In the 1960s, TV was recognized as a trigger of visually induced seizures in photosensitive patients (due especially to the lack of stability of pictures with the old B/W screens, and to the short distance to the screen). Sensitivity to colour TV appeared somewhat later and does not seem to differ from that to B/W screens. The marketing of new, bigger TV screens (LCD, TFT and plasma), with 100 Hz frequency, and variable technical specifications (including colour scales and luminance) should decrease the risk of inducing seizures in photosensitive patients, as the increasingly complex epileptogenic features (colours and patterns) contained in advertisements, programs and games, can be manipulated. However, recent studies have shown the higher sensitivity of younger children to TV images, especially when associated with videogames that imply a greater, active participation. In our modern world, children and teenagers are increasingly exposed to potentially epileptogenic visual stimuli or various origins, and it can be expected that more and younger children will experience seizures in front of their TV in the coming years. Although the visual inducing factor is still TV, it is the association of TV and videogames that accounts for TV-induced seizures.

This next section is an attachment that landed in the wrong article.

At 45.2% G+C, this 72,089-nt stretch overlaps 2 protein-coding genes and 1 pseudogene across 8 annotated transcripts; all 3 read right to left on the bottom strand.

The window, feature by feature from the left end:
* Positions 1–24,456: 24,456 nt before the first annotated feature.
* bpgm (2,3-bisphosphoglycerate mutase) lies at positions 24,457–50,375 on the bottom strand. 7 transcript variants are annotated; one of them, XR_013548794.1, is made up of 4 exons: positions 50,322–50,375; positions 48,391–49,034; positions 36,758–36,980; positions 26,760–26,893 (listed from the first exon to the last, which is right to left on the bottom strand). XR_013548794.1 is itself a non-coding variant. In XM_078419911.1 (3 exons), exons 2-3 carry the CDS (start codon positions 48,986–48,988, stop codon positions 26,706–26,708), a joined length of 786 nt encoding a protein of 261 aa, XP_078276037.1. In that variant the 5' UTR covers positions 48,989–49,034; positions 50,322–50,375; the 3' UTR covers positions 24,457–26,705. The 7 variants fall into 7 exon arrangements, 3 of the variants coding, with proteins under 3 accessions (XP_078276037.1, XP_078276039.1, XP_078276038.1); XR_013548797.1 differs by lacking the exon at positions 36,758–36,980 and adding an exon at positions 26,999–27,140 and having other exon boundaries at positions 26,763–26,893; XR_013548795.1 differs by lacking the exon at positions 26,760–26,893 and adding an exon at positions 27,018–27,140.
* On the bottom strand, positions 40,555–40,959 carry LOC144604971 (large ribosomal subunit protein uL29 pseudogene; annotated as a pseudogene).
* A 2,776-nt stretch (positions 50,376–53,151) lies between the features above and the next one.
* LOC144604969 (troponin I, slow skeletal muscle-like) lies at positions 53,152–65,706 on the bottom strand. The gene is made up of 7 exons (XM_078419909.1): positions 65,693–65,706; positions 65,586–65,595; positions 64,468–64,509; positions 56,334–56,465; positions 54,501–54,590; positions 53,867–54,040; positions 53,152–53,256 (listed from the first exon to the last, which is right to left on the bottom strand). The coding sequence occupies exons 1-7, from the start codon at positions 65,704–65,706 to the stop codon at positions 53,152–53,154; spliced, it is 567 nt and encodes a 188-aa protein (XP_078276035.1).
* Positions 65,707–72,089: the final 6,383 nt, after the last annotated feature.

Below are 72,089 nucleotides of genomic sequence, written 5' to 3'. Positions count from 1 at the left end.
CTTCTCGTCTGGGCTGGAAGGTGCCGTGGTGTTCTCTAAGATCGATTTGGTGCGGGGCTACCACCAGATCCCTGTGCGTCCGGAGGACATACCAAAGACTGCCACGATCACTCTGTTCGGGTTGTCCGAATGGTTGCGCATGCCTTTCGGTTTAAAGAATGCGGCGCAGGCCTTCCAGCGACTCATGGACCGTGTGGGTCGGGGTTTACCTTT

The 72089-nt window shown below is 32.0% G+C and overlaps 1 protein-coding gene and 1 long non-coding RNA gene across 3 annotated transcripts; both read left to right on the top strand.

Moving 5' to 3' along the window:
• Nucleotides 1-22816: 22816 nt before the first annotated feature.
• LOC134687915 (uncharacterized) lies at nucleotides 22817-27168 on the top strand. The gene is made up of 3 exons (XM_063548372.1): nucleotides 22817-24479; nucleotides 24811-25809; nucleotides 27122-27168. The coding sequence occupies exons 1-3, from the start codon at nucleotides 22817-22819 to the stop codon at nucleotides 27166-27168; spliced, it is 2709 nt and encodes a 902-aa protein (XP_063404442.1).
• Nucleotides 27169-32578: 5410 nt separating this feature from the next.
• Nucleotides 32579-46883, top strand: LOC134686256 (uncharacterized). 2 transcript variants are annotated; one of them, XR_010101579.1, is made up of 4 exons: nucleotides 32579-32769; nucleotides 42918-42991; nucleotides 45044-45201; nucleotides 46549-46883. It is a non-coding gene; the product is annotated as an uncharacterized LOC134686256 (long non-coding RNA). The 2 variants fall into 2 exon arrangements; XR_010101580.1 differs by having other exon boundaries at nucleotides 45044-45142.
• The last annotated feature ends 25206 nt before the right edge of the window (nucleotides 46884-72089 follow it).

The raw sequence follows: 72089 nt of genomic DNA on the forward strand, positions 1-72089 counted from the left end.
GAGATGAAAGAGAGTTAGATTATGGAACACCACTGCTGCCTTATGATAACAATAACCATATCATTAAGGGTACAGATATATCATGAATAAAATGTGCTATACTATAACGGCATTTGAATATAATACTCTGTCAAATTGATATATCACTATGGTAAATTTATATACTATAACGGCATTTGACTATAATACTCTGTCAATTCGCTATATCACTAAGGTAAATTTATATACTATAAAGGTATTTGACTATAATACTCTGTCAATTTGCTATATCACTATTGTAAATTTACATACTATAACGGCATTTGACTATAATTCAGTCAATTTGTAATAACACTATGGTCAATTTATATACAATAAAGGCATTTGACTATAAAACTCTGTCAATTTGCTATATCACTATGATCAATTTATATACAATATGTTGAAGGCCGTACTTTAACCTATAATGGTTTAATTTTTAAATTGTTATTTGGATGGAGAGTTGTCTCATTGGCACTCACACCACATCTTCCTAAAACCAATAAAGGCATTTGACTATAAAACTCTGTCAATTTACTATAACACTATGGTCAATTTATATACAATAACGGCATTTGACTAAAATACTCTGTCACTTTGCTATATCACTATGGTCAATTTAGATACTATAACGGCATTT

Épilepsie de la télévision: existe-t-elle encore? / KASTELEIJN NOLST TRENITÉ, D; Cantonetti, L; Brinciotti, Mario. - In: EPILEPSIES. - ISSN 1149-6576. - STAMPA. - 20:3(2008), pp. 165-169.
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|Titolo:||Épilepsie de la télévision: existe-t-elle encore?|
|Data di pubblicazione:||2008|
|Citazione:||Épilepsie de la télévision: existe-t-elle encore? / KASTELEIJN NOLST TRENITÉ, D; Cantonetti, L; Brinciotti, Mario. - In: EPILEPSIES. - ISSN 1149-6576. - STAMPA. - 20:3(2008), pp. 165-169.|
|Appartiene alla tipologia:||01a Articolo in rivista|